Musings on: Beach Morning

Beach Morning was originally written on April 14, 2003 with a working title of Awakening Early. The original prompt for this story, “When I awoke the next morning…”, came from the first edition of A Writer’s Book of Days, Copyright © 1999 by Judy Reeves, New World Library. My story over time and six revisions has morphed into Beach Morning. The final revision took place in June of 2012 in preparation for publication in the 2012, Tall Tales and Short Stories, anthology.

This story was written as a first person point of view memoir of my remembrances of family vacations during the early 1950s at the “Point”, also known as Cape May Point, New Jersey. In part, the story was an exercise in using the senses to enhance the descriptions. As more and more details were added, I could no longer call it a memoir. I had added bits and pieces of fiction to the writing. However, the overall story is about my memories of the place, the feel, the taste, the sounds that make up the beach at the “Point”. Not only have these memories found there way into the story, but  over the years they have served as background material for many of my dreams.

I’m sure that most of the sights, sounds and tastes in the air haven’t changed. Though there is one significant exception to this: the winds no longer carry the sickening odor of rotten eggs that used to accompany the winds that came from the old Manganese plant that once stood near the Cape May Canal.

One of the things I sorely miss is that now no one is permitted to walk upon the sand dunes. They have been fenced off from the public, and there are large signs that warn off anyone planning to frolic upon them. The Corp of Engineers has bolstered the dunes in an effort to protect the borough from the onslaught of the seas kicked up by raging storms that are all too often a threat.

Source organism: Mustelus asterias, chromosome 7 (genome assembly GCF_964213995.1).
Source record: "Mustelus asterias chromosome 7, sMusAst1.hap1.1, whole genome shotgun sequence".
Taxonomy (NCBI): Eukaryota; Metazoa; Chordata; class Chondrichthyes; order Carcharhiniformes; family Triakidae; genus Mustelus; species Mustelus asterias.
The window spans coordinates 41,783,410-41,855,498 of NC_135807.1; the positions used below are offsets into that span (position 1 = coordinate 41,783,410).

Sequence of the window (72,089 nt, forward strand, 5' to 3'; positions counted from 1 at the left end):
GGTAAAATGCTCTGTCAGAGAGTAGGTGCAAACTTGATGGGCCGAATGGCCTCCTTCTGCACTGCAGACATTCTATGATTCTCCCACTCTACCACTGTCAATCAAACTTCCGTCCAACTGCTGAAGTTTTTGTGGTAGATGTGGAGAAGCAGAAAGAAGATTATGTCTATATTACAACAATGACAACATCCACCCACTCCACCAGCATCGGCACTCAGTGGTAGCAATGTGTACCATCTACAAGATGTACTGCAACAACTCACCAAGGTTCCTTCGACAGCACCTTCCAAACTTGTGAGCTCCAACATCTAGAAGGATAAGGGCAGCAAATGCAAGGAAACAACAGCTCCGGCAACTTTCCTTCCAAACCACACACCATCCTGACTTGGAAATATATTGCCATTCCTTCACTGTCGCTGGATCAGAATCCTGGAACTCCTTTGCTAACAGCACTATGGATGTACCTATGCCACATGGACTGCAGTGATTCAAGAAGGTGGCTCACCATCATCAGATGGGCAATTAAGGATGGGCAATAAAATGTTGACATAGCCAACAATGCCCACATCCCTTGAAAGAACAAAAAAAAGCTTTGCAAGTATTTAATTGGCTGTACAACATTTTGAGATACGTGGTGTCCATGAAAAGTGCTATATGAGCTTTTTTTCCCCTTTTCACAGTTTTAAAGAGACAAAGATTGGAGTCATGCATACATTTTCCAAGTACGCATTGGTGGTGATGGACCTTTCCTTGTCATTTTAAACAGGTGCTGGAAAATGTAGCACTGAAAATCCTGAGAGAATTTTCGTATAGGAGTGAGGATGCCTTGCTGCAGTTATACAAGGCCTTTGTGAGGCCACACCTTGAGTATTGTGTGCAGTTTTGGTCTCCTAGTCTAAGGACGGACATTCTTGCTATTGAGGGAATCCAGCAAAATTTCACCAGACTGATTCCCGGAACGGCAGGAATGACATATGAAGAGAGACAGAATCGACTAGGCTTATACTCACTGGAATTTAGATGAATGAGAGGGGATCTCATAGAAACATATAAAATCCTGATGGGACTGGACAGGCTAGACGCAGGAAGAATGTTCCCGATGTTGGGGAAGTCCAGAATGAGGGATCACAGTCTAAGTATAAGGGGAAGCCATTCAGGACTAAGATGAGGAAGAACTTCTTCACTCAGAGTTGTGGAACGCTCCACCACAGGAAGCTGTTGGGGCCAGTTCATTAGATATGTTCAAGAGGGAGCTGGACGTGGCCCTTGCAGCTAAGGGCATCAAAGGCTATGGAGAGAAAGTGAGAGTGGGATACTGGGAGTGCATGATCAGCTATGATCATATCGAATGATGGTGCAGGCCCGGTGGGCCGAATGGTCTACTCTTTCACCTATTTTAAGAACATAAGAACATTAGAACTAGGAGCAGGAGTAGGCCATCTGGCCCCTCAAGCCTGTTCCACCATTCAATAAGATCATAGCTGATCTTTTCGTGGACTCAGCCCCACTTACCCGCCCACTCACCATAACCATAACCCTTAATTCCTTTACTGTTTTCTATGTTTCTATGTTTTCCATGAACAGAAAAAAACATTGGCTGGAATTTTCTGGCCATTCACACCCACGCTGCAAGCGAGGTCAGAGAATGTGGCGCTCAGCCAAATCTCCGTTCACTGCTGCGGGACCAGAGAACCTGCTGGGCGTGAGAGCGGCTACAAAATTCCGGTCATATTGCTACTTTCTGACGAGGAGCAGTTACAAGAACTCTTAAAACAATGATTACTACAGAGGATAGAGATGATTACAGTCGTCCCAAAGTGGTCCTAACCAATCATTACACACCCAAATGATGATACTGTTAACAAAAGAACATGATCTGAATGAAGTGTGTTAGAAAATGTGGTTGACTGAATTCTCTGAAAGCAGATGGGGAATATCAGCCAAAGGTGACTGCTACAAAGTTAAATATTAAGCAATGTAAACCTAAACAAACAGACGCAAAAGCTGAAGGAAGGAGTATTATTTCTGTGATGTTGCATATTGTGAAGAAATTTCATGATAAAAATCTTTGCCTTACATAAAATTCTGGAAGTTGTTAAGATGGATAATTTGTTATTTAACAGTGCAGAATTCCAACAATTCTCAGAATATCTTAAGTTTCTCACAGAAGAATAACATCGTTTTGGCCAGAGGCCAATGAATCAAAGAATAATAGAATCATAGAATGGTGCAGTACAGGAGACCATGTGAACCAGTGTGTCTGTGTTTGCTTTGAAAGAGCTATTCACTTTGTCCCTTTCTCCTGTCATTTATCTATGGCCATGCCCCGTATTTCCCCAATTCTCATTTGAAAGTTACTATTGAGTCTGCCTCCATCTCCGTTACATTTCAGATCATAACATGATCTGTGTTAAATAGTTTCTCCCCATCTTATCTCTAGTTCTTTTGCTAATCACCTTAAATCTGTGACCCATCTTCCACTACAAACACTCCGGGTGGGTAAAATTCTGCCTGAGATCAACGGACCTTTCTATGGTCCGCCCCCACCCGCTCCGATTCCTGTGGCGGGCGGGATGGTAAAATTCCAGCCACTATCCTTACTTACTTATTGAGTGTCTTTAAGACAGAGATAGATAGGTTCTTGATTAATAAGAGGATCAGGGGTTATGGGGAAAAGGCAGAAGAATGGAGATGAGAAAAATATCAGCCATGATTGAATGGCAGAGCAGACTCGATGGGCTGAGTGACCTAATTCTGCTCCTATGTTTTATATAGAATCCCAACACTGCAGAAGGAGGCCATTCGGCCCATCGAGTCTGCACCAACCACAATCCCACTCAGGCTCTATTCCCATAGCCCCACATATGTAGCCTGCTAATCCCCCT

Before the dunes were protected, and they in turn protected the town, my uncle Paul Duffield and his wife Lillian, who resided close by the Delaware River side of the “Point” told me of one particular disturbing sight. There was a time, many years ago when the tide was out, that you could see a stop sign poking above the chop some 200 yards out into the Delaware Bay. It was the only remnant of a neighborhood that had disappeared during a nor’easter some years before.


Some thoughts on my story: What of Christmas Dreams

The incentive for the majority of my stories comes from various prompts. These could be those in Judy Reeves’ book, A Writer’s Book of Daysand my mainstay source, Bonnie Neubauer’s Story SpinnerOf course, there are always the little things in my life experience that will drive me to create something new.

The story, What of Christmas Dreams, in its first draft back in December 2008 had the working title of A Christmas Story. Since that title has been used to great affect by someone much more noted than myself, my editor and publisher had me change it. I think the new title better expresses the overall theme of the story, and I must thank my editors Amy Hollinger and Marie Gilbert for making me change it.

The original prompt for this story came not from any of the various books of prompts, but my thoughts on some current events taking place within my extended family. Naturally, names have been changed and the story has been fictionalized. However, I’m sure that if some of the people whom the characters are based upon were to read the story, they might just recognize themselves. So, like just about every story I’ve written, there is at least a passing wave to some autobiographical link.

It took eighteen revisions to arrive at the final draft for the story now titled, What of Christmas Dreams, in July of 2012. My little tale was included in the 2012 anthology, Tall Tales and Short Stories, released  on November 19,2012.